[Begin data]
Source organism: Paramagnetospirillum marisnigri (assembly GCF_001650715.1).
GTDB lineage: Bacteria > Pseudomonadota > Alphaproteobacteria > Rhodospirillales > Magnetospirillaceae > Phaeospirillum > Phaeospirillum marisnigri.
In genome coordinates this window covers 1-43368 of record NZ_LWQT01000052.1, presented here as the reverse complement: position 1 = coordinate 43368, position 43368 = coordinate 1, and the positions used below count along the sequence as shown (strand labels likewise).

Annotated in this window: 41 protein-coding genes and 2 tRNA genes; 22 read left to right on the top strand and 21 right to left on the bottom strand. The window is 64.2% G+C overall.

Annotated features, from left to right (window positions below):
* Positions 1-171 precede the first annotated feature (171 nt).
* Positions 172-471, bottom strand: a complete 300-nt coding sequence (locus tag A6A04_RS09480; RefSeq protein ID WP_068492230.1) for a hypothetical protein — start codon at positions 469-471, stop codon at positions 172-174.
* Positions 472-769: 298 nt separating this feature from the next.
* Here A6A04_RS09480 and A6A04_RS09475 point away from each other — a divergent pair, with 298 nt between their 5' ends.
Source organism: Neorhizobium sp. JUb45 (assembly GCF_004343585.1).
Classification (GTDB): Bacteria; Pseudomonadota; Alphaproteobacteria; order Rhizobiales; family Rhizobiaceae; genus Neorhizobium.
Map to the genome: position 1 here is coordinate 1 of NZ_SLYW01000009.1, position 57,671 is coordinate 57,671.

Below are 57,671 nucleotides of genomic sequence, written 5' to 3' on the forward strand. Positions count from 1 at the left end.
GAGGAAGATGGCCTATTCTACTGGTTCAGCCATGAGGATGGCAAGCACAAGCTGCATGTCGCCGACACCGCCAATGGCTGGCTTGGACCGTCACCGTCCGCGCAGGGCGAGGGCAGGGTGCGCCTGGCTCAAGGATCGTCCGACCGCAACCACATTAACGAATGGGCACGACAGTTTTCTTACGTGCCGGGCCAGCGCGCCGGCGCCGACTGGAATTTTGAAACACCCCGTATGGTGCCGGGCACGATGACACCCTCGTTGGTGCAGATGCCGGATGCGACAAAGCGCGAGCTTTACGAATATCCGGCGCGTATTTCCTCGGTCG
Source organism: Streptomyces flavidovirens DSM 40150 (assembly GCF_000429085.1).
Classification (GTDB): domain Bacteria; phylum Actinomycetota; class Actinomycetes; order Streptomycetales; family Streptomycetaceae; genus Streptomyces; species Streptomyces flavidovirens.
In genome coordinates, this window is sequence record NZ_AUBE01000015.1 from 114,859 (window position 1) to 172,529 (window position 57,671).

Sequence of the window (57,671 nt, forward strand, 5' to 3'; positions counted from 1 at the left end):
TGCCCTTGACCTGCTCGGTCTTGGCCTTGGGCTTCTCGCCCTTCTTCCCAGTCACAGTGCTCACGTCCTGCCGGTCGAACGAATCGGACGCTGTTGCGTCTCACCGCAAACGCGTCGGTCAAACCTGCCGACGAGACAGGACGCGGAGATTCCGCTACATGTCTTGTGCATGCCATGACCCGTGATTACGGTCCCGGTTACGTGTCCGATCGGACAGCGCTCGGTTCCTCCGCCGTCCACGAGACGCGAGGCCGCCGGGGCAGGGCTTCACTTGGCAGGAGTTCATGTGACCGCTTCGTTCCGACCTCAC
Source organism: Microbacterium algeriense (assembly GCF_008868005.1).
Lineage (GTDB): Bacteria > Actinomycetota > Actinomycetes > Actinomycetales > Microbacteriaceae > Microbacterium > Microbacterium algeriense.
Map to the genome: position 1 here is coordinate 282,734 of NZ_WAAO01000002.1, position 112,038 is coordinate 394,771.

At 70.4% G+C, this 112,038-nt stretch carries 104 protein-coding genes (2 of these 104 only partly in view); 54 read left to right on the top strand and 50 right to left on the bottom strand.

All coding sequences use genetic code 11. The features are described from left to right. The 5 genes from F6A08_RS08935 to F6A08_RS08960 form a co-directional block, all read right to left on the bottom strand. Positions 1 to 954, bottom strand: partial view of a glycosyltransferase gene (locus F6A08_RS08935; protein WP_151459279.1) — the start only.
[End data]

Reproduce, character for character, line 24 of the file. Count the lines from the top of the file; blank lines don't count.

All coding sequences use genetic code 11. The features are described from left to right. The 5 genes from F6A08_RS08935 to F6A08_RS08960 form a co-directional block, all read right to left on the bottom strand. Positions 1 to 954, bottom strand: partial view of a glycosyltransferase gene (locus F6A08_RS08935; protein WP_151459279.1) — the start only.